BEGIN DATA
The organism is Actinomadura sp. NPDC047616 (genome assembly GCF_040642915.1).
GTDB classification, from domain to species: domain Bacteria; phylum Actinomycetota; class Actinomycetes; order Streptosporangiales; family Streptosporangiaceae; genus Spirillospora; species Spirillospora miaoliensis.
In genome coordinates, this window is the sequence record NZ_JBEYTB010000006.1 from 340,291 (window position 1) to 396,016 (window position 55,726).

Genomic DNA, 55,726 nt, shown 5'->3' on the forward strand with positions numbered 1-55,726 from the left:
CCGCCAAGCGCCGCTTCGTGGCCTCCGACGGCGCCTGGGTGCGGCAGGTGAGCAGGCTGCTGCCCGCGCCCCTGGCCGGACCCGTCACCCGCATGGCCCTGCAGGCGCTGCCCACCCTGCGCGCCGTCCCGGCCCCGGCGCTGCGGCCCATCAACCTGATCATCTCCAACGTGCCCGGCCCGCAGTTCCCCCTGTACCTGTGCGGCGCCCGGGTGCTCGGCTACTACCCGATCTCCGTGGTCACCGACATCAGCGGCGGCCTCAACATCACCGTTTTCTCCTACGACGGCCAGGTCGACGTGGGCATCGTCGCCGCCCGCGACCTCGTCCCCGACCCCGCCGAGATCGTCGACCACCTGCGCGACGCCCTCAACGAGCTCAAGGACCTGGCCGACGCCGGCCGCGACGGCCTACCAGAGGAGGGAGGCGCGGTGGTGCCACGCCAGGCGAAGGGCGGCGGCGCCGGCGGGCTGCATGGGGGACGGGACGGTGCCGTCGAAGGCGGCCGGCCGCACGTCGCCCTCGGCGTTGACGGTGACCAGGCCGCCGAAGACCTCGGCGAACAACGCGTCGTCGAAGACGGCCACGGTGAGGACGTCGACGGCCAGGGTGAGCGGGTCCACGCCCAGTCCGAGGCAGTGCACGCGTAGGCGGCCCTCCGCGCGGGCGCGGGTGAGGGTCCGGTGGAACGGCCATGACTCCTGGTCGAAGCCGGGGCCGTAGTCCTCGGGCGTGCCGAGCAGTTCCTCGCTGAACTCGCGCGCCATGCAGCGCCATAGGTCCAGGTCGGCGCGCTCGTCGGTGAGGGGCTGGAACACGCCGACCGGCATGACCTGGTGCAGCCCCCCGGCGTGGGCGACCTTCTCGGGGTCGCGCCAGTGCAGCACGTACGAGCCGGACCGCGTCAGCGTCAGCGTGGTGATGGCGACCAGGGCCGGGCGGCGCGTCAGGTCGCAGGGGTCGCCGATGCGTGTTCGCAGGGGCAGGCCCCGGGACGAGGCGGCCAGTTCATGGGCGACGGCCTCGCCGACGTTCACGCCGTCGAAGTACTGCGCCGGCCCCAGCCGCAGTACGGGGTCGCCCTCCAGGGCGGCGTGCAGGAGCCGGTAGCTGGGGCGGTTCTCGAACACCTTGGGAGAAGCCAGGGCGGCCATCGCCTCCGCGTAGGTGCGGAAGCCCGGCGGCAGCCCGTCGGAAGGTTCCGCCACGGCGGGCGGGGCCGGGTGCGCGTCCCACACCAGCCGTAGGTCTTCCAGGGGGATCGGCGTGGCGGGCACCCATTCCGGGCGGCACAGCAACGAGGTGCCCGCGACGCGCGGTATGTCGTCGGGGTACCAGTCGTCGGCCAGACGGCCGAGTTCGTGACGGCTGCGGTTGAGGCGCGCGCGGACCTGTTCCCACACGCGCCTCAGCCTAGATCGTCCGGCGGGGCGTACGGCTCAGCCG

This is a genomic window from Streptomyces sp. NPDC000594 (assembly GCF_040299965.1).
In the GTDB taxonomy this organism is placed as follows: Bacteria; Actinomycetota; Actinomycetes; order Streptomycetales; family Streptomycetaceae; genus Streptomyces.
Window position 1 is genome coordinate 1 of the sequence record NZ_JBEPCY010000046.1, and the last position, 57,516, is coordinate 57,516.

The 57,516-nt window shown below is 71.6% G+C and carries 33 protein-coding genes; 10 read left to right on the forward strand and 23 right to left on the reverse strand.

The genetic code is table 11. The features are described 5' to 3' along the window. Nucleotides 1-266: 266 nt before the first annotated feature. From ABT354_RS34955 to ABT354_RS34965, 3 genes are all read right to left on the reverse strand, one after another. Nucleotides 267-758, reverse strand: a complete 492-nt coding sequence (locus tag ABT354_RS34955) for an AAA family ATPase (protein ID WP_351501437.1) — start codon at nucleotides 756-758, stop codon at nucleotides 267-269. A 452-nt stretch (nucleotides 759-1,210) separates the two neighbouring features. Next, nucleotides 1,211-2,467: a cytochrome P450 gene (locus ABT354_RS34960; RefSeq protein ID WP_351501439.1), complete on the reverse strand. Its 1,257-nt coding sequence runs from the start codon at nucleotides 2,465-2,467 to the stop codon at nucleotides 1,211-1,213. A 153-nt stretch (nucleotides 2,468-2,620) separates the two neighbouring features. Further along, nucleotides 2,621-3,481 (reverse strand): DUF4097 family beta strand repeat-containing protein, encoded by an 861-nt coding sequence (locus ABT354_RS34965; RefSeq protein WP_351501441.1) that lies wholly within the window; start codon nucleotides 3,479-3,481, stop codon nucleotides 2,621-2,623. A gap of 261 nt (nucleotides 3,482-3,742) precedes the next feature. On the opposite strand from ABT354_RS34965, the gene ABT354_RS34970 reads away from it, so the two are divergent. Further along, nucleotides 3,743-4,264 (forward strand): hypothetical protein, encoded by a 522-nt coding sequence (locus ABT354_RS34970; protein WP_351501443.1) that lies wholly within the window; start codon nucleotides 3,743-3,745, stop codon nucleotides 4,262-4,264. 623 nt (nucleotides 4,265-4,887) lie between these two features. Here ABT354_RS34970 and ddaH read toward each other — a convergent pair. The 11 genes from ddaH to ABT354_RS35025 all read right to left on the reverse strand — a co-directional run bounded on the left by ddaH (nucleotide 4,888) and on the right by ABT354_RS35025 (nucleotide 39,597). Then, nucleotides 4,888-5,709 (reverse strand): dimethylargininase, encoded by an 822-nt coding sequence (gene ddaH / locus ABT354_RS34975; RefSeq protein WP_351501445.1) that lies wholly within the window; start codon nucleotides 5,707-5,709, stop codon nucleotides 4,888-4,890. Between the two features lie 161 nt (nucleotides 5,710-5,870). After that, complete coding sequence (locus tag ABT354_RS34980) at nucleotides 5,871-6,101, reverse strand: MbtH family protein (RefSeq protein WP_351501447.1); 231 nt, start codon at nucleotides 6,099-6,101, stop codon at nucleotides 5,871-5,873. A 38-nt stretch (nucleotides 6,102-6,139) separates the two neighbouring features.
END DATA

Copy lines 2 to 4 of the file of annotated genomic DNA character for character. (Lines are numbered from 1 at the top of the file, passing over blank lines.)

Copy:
GTDB classification, from domain to species: domain Bacteria; phylum Actinomycetota; class Actinomycetes; order Streptosporangiales; family Streptosporangiaceae; genus Spirillospora; species Spirillospora miaoliensis.
In genome coordinates, this window is the sequence record NZ_JBEYTB010000006.1 from 340,291 (window position 1) to 396,016 (window position 55,726).

Genomic DNA, 55,726 nt, shown 5'->3' on the forward strand with positions numbered 1-55,726 from the left: